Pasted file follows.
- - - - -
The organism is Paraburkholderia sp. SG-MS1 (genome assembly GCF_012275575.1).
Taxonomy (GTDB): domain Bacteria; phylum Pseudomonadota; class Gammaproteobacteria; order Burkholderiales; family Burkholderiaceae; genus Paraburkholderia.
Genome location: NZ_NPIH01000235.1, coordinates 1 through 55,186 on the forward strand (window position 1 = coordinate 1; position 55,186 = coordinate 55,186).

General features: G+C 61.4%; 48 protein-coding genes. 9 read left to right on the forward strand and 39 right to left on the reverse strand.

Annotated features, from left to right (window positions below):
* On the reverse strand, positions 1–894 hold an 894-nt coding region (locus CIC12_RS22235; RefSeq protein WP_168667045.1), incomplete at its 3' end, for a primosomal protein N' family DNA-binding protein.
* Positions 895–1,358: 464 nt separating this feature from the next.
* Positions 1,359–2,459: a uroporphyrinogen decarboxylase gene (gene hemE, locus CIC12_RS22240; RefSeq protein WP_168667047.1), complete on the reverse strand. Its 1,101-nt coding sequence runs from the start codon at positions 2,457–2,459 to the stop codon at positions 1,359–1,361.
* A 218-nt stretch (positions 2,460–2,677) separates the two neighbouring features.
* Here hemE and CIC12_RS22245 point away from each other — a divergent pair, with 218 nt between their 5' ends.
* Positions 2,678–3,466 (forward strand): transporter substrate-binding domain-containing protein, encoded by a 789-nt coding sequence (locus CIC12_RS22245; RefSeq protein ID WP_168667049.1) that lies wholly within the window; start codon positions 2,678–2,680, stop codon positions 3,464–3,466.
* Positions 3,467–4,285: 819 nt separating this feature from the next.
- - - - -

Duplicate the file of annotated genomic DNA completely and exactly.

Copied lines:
The organism is Paraburkholderia sp. SG-MS1 (genome assembly GCF_012275575.1).
Taxonomy (GTDB): domain Bacteria; phylum Pseudomonadota; class Gammaproteobacteria; order Burkholderiales; family Burkholderiaceae; genus Paraburkholderia.
Genome location: NZ_NPIH01000235.1, coordinates 1 through 55,186 on the forward strand (window position 1 = coordinate 1; position 55,186 = coordinate 55,186).

General features: G+C 61.4%; 48 protein-coding genes. 9 read left to right on the forward strand and 39 right to left on the reverse strand.

Annotated features, from left to right (window positions below):
* On the reverse strand, positions 1–894 hold an 894-nt coding region (locus CIC12_RS22235; RefSeq protein WP_168667045.1), incomplete at its 3' end, for a primosomal protein N' family DNA-binding protein.
* Positions 895–1,358: 464 nt separating this feature from the next.
* Positions 1,359–2,459: a uroporphyrinogen decarboxylase gene (gene hemE, locus CIC12_RS22240; RefSeq protein WP_168667047.1), complete on the reverse strand. Its 1,101-nt coding sequence runs from the start codon at positions 2,457–2,459 to the stop codon at positions 1,359–1,361.
* A 218-nt stretch (positions 2,460–2,677) separates the two neighbouring features.
* Here hemE and CIC12_RS22245 point away from each other — a divergent pair, with 218 nt between their 5' ends.
* Positions 2,678–3,466 (forward strand): transporter substrate-binding domain-containing protein, encoded by a 789-nt coding sequence (locus CIC12_RS22245; RefSeq protein ID WP_168667049.1) that lies wholly within the window; start codon positions 2,678–2,680, stop codon positions 3,464–3,466.
* Positions 3,467–4,285: 819 nt separating this feature from the next.